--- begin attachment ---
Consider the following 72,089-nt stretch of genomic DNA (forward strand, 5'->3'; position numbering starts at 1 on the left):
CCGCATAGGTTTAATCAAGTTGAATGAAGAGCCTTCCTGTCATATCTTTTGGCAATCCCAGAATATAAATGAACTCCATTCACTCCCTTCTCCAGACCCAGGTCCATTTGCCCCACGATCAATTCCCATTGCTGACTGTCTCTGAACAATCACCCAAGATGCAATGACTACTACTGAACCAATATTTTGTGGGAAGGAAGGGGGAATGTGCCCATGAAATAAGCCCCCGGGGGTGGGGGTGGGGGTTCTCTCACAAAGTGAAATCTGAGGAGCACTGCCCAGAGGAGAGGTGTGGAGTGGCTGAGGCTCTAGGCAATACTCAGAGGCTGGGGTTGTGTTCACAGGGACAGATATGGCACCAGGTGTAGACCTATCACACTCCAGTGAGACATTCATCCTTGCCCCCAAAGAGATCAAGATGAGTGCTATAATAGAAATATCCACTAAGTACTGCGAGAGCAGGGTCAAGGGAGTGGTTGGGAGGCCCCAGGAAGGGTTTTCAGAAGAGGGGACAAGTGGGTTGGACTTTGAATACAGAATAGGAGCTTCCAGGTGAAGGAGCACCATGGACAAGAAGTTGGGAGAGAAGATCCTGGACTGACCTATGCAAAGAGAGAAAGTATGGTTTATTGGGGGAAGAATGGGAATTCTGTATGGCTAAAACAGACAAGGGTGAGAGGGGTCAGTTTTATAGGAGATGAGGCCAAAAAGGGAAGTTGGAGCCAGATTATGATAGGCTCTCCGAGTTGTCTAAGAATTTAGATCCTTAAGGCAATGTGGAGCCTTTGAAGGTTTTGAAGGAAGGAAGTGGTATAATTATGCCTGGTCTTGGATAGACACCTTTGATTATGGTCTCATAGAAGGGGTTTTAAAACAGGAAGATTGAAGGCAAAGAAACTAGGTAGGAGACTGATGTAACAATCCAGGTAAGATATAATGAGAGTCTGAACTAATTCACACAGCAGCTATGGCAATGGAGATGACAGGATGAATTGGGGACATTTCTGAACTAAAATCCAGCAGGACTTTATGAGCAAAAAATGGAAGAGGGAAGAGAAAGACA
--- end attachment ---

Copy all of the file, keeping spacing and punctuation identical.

Consider the following 72,089-nt stretch of genomic DNA (forward strand, 5'->3'; position numbering starts at 1 on the left):
CCGCATAGGTTTAATCAAGTTGAATGAAGAGCCTTCCTGTCATATCTTTTGGCAATCCCAGAATATAAATGAACTCCATTCACTCCCTTCTCCAGACCCAGGTCCATTTGCCCCACGATCAATTCCCATTGCTGACTGTCTCTGAACAATCACCCAAGATGCAATGACTACTACTGAACCAATATTTTGTGGGAAGGAAGGGGGAATGTGCCCATGAAATAAGCCCCCGGGGGTGGGGGTGGGGGTTCTCTCACAAAGTGAAATCTGAGGAGCACTGCCCAGAGGAGAGGTGTGGAGTGGCTGAGGCTCTAGGCAATACTCAGAGGCTGGGGTTGTGTTCACAGGGACAGATATGGCACCAGGTGTAGACCTATCACACTCCAGTGAGACATTCATCCTTGCCCCCAAAGAGATCAAGATGAGTGCTATAATAGAAATATCCACTAAGTACTGCGAGAGCAGGGTCAAGGGAGTGGTTGGGAGGCCCCAGGAAGGGTTTTCAGAAGAGGGGACAAGTGGGTTGGACTTTGAATACAGAATAGGAGCTTCCAGGTGAAGGAGCACCATGGACAAGAAGTTGGGAGAGAAGATCCTGGACTGACCTATGCAAAGAGAGAAAGTATGGTTTATTGGGGGAAGAATGGGAATTCTGTATGGCTAAAACAGACAAGGGTGAGAGGGGTCAGTTTTATAGGAGATGAGGCCAAAAAGGGAAGTTGGAGCCAGATTATGATAGGCTCTCCGAGTTGTCTAAGAATTTAGATCCTTAAGGCAATGTGGAGCCTTTGAAGGTTTTGAAGGAAGGAAGTGGTATAATTATGCCTGGTCTTGGATAGACACCTTTGATTATGGTCTCATAGAAGGGGTTTTAAAACAGGAAGATTGAAGGCAAAGAAACTAGGTAGGAGACTGATGTAACAATCCAGGTAAGATATAATGAGAGTCTGAACTAATTCACACAGCAGCTATGGCAATGGAGATGACAGGATGAATTGGGGACATTTCTGAACTAAAATCCAGCAGGACTTTATGAGCAAAAAATGGAAGAGGGAAGAGAAAGACA